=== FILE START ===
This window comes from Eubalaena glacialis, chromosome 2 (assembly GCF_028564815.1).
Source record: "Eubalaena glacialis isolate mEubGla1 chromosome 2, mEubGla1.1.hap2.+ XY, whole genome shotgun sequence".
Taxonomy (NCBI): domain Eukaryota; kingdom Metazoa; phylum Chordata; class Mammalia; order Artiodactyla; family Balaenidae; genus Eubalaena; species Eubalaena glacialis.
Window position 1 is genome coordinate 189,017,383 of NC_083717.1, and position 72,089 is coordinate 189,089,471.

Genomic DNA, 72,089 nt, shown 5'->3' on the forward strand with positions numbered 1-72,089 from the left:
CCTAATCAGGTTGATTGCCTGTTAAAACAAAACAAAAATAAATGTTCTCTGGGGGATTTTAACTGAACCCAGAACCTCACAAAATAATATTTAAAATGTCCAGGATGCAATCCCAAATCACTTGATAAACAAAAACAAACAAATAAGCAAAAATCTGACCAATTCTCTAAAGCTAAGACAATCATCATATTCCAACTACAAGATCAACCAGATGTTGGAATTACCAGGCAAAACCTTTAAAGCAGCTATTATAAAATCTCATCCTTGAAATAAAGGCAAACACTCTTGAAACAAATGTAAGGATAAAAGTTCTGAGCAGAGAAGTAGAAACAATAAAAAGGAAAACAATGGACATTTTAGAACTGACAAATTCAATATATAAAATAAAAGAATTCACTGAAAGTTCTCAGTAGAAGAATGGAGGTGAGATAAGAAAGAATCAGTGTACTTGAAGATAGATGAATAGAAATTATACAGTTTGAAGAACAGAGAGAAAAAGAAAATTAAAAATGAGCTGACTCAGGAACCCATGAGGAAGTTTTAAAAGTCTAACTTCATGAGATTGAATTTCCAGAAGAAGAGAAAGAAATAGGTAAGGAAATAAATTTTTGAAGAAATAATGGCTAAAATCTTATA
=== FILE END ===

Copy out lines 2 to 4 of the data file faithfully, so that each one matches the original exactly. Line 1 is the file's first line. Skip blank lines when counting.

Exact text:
Source record: "Eubalaena glacialis isolate mEubGla1 chromosome 2, mEubGla1.1.hap2.+ XY, whole genome shotgun sequence".
Taxonomy (NCBI): domain Eukaryota; kingdom Metazoa; phylum Chordata; class Mammalia; order Artiodactyla; family Balaenidae; genus Eubalaena; species Eubalaena glacialis.
Window position 1 is genome coordinate 189,017,383 of NC_083717.1, and position 72,089 is coordinate 189,089,471.